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Baroness Buscombe: My Lords, I thank the Minister for her full response. I am sure that I speak for all noble Lords when I say that she genuinely wants to be helpful in this regard and in relation to a number of issues that we have confronted on Report. I am also genuinely grateful to her for ensuring that we had sight of the guidance in good time before Report. That was helpful to all of us. The guidance, however, is only guidance and, with regard to the licensing objectives and the question of amenity, we believe that it is insufficient.

We are grateful to the noble Lord, Lord Clarke of Hampstead, for his support for Amendment No. 22 and his appreciation of our view, which we hold very strongly, that it is important that we have an objective that addresses the protection of those living in the area surrounding a premises. As I said earlier, Amendment No. 23 is even better because it holds out a proper balance—a fair balance—between those who want to enjoy the premises and what those premises provide, and those who wish to have, as I said in Committee, the right to live as a community in peace.

We are asking to have in the Bill a licensing objective that gives clarity to local authorities when they make those very important decisions about their local communities. We do not feel that the Government have met that need. We believe that they support all that we have been trying to do. I am afraid that the Government have not gone far enough despite their helpful references, for example, to the cumulative effect in the guidance. For the moment, I beg leave to withdraw Amendment No. 22.

Amendment, by leave, withdrawn.

24 Feb 2003 : Column 79

Baroness Buscombe moved Amendment No. 23:

    Page 3, line 11, leave out paragraph (c) and insert—

"(c) the prevention of unreasonable diminution of the living and working amenity and environment of interested parties in the vicinity of the premises balancing those matters against the benefits to be derived from the leisure amenity of such premises;"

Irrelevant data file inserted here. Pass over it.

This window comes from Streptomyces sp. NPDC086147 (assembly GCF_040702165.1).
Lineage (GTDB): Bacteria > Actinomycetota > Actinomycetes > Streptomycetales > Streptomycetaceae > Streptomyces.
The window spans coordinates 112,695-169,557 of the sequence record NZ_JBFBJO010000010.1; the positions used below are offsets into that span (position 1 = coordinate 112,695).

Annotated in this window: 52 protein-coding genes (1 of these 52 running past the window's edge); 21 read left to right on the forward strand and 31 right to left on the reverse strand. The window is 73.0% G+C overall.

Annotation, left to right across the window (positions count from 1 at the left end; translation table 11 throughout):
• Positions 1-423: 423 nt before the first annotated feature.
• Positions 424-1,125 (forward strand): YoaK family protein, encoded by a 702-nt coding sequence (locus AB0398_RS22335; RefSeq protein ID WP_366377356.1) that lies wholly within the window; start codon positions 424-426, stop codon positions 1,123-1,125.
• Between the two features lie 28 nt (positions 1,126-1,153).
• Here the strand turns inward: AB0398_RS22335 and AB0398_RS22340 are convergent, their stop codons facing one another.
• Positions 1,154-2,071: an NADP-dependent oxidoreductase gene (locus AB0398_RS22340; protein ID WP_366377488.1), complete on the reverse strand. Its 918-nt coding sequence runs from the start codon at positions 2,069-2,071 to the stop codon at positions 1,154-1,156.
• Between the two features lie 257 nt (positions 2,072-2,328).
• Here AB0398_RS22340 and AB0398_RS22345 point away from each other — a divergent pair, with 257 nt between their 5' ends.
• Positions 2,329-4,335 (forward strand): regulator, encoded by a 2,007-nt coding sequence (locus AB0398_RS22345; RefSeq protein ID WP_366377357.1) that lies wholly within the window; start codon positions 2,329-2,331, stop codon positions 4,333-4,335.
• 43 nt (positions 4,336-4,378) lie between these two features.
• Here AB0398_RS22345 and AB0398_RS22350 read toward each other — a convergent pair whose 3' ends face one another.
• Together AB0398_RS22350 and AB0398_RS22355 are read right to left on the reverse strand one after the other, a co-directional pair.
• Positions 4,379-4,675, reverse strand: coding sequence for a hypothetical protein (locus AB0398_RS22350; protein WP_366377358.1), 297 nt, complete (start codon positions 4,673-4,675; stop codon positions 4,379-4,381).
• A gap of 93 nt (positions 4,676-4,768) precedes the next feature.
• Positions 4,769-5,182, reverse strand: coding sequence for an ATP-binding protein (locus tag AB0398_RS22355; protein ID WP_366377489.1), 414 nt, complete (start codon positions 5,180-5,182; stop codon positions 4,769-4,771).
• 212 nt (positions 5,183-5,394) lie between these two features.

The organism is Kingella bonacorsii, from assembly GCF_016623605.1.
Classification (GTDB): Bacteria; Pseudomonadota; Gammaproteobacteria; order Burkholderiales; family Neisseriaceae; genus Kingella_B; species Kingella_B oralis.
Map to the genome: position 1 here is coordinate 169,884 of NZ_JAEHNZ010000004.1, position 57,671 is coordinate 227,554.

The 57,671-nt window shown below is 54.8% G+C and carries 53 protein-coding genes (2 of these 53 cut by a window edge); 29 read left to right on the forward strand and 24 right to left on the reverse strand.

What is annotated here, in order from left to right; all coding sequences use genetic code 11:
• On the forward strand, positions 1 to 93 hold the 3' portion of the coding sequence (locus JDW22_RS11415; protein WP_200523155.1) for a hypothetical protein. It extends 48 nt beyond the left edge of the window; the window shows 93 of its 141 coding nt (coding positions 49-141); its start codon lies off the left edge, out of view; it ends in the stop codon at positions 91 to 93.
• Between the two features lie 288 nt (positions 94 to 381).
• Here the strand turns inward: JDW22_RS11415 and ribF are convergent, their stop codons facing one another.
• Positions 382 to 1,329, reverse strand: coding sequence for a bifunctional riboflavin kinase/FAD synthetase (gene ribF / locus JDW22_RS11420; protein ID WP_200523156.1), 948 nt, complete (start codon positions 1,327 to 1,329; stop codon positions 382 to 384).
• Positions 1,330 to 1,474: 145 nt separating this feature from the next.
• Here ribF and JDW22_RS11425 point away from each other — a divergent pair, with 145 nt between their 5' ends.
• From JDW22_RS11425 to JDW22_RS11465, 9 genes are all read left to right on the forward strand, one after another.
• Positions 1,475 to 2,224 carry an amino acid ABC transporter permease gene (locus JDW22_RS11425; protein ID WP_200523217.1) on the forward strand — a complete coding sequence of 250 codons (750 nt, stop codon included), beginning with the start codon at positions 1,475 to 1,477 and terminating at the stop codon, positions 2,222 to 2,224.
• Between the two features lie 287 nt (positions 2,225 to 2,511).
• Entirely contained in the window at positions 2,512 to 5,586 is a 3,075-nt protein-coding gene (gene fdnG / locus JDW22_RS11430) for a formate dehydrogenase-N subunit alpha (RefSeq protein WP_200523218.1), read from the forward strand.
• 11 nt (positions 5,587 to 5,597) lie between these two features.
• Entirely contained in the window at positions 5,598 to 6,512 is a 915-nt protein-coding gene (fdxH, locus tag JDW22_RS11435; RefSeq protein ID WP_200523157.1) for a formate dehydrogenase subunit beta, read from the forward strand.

The noble Baroness said: My Lords, the amendment has already been spoken to. I wish to test the opinion of the House.

7.31 p.m.

On Question, Whether the said amendment (No. 23) shall be agreed to?

Their Lordships divided: Contents, 135; Not-Contents, 99.

Division No. 4


Aberdare, L.
Addington, L.
Alderdice, L.
Anelay of St Johns, B.
Avebury, L.
Barker, B.
Bell, L.
Best, L.
Biffen, L.
Blaker, L.
Blatch, B.
Bramall, L.
Bridgeman, V.
Brooke of Sutton Mandeville, L.
Brougham and Vaux, L.
Buscombe, B.
Carlisle of Bucklow, L.
Carnegy of Lour, B.
Chester, Bp.
Clement-Jones, L.
Colwyn, L.
Cope of Berkeley, L. [Teller]
Courtown, E.
Craig of Radley, L.
Dean of Harptree, L.
Dholakia, L.
Dixon-Smith, L.
Dundee, E.
Elliott of Morpeth, L.
Evans of Parkside, L.
Falkland, V.
Fearn, L.
Feldman, L.
Fookes, B.
Freeman, L.
Gardner of Parkes, B.
Geddes, L.
Geraint, L.
Goodhart, L.
Greenway, L.
Hamwee, B.
Hanham, B.
Harris of Peckham, L.
Henley, L.
Higgins, L.
Hodgson of Astley Abbotts, L.
Home, E.
Hooper, B.
Hooson, L.
Howe, E.
Howe of Aberavon, L.
Howe of Idlicote, B.
Howell of Guildford, L.
Hunt of Wirral, L.
Inglewood, L.
Jenkin of Roding, L.
Kimball, L.
Laing of Dunphail, L.
Laird, L.
Lawson of Blaby, L.
Lester of Herne Hill, L.
Liverpool, E.
Livsey of Talgarth, L.
Lucas, L.
Luke, L.
McColl of Dulwich, L.
MacGregor of Pulham Market, L.
Mackie of Benshie, L.
McNally, L.
Maddock, B.
Mancroft, L.
Mar and Kellie, E.
Masham of Ilton, B.
Mayhew of Twysden, L.
Methuen, L.
Miller of Chilthorne Domer, B.
Molyneaux of Killead, L.
Montrose, D.
Mowbray and Stourton, L.
Newby, L.
Newton of Braintree, L.
Nicholson of Winterbourne, B.
Northbourne, L.
Northesk, E.
Northover, B.
Oakeshott of Seagrove Bay, L.
O'Cathain, B.
Onslow, E.
Palmer, L.
Park of Monmouth, B.
Perry of Southwark, B.
Peyton of Yeovil, L.
Phillips of Sudbury, L. [Teller]
Rawlings, B.
Razzall, L.
Reay, L.
Redesdale, L.
Renfrew of Kaimsthorn, L.
Rennard, L.
Renton, L.
Roberts of Conwy, L.
Rodgers of Quarry Bank, L.
Roper, L.
Rotherwick, L.
Russell, E.
Saatchi, L.
St. John of Bletso, L.
St John of Fawsley, L.
Saltoun of Abernethy, Ly.
Sandberg, L.
Sanderson of Bowden, L.
Scott of Needham Market, B.
Seccombe, B.
Sharman, L.
Sharp of Guildford, B.
Sheppard of Didgemere, L.
Shrewsbury, E.
Shutt of Greetland, L.
Skelmersdale, L.
Skidelsky, L.
Smith of Clifton, L.
Stewartby, L.
Stoddart of Swindon, L.
Thomas of Gresford, L.
Thomas of Walliswood, B.
Tope, L.
Tordoff, L.
Vivian, L.
Waddington, L.
Wallace of Saltaire, L.
Walmsley, B.
Weatherill, L.
Wilcox, B.
Williams of Crosby, B.
Willoughby de Broke, L.


Acton, L.
Ahmed, L.
Alli, L.
Andrews, B.
Archer of Sandwell, L.
Ashton of Upholland, B.
Barnett, L.
Bassam of Brighton, L.
Bernstein of Craigweil, L.
Bhatia, L.
Blackstone, B.
Borrie, L.
Brennan, L.
Brooke of Alverthorpe, L.
Brookman, L.
Brooks of Tremorfa, L.
Burlison, L.